The regime for determining the estimated value when several minerals are extracted at the same time
FAO Chief Accountants, Finance Directors and Heads of Tax at companies using the subsoil
Pepeliaev Group advises that on 29 January 2013, the Presidium of the Russian Supreme Commercial (‘Arbitration’) Court (the “SAC”) will consider the regime for calculating the tax base for mineral extraction tax (“MET”) if, in addition to minerals for which the tax base is cal-culated using the estimated method, the company extracts minerals for which the tax base is de-termined using other methods (Ruling No. VAS-11498/12 dated 6 November 2012 to refer the case to the Presidium of the SAC).

Outline of the case

When calculating the tax base for the ore and carbonate rocks on the basis of the estimated cost (article 340(4) of the Russian Tax Code) a company along with the cost of these minerals, also took into account the cost of crushed stone, which is valued for the purpose of calculating the tax base according to the sale price (article 340(3) of the Tax Code). When the value of ore and carbonate rocks was assessed, the total costs of extracting them was added to the costs of extracting the crushed stone, and then distributed among the above three minerals in proportion to the amount of each of the individual minerals against the total amount.
The tax inspectorate assessed additional MET against the company, believing that the expenses on extracting ore and carbonate rocks should be distributed only between these minerals. The courts of three levels supported the taxpayer and concluded that it was justified for the company to distribute the overall expenses among the three types of mineral. Further to the inspectorate’s appeal, the SAC’s panel of judges referred the case to the Presidium of the SAC owing to the commercial (‘arbitration’) courts’ lack of uniformity in interpreting and applying article 340(3) of the Tax Code.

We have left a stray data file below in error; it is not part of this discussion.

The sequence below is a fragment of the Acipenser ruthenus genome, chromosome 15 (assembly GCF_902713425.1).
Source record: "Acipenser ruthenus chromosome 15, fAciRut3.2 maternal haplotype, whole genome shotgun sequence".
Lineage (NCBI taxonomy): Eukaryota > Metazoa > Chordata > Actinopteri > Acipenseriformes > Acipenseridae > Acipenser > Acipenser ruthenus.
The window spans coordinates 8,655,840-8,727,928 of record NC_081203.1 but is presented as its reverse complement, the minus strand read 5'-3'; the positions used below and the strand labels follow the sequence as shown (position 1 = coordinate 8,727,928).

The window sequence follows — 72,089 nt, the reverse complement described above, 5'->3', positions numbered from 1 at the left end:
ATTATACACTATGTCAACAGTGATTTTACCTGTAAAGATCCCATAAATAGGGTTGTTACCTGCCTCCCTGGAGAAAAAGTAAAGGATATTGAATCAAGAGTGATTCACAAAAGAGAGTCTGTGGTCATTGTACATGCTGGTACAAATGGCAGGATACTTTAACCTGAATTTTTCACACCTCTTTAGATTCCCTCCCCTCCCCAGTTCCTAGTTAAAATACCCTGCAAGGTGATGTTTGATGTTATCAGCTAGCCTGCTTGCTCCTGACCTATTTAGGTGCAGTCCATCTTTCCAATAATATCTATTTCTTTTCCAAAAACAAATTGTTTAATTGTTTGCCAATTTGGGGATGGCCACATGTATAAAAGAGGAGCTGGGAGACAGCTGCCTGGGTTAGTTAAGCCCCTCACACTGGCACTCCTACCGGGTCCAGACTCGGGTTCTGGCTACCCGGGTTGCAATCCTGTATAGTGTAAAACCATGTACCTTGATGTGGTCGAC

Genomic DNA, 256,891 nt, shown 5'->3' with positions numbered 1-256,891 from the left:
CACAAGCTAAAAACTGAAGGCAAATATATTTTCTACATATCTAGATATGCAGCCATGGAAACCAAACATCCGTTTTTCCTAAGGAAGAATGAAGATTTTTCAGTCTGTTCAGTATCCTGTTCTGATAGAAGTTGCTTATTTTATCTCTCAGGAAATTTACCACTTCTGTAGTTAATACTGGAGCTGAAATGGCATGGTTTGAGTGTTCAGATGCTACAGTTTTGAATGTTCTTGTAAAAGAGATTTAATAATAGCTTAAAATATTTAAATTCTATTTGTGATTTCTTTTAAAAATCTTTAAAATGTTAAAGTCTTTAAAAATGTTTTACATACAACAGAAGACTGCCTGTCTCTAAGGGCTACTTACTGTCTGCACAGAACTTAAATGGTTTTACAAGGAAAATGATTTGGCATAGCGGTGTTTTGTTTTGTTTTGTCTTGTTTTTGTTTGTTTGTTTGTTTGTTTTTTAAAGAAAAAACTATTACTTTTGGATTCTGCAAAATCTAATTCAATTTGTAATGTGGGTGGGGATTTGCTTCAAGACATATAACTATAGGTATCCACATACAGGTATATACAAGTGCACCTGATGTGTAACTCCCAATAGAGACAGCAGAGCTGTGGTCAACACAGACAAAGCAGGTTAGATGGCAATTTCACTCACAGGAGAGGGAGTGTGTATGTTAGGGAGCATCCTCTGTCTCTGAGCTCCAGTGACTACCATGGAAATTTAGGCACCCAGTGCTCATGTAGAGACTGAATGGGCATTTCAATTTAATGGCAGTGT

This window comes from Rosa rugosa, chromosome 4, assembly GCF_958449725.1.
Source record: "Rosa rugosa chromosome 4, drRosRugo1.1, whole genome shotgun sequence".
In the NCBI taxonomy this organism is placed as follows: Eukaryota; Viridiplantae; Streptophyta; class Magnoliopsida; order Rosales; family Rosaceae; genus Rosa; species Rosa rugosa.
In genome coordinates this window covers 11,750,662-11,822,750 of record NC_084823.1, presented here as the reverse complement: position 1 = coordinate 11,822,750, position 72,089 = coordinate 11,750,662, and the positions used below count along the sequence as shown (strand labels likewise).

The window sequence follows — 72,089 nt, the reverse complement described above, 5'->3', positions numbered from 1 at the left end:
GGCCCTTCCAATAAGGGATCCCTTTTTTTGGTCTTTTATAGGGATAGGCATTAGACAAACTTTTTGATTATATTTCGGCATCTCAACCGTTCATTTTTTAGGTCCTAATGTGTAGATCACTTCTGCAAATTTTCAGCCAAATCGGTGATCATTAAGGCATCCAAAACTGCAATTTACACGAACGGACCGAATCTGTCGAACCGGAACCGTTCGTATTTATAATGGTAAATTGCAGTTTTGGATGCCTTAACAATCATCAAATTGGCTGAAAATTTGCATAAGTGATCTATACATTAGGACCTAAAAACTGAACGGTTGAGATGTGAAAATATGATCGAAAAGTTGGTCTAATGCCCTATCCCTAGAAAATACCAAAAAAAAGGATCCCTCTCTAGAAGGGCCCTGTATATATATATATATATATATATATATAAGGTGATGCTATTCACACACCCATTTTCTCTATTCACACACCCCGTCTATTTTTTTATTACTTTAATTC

PG comments

The issue put before the SAC is at the root of serious inconsistences in court and adminis-trative decisions:
  1. some taxpayers, guided by the regime for filling in an MET return, have determined the calculation value by allocating the total expenses for all types of minerals, ir-respective of how the tax base for each of those minerals should have been determined;
  2. other taxpayers have determined the estimated value based on the expenses on ex-tracting only those minerals in relation to which the tax base is determined under the transactional method.
When interpreting article 340(4) of the Tax Code, the courts have supported both legal positions.
Conclusions and recommendations

All subsoil users who use the estimated method to determine their tax base should pay at-tention to the outcome of the case. The SAC will arrive at its legal position and will indicate which approach is correct. These conclusions will directly affect court decisions and the approach of the tax authorities, which means that it will be prudent to bear it in mind when assessing a company’s tax risks as well as its unrealised tax potential.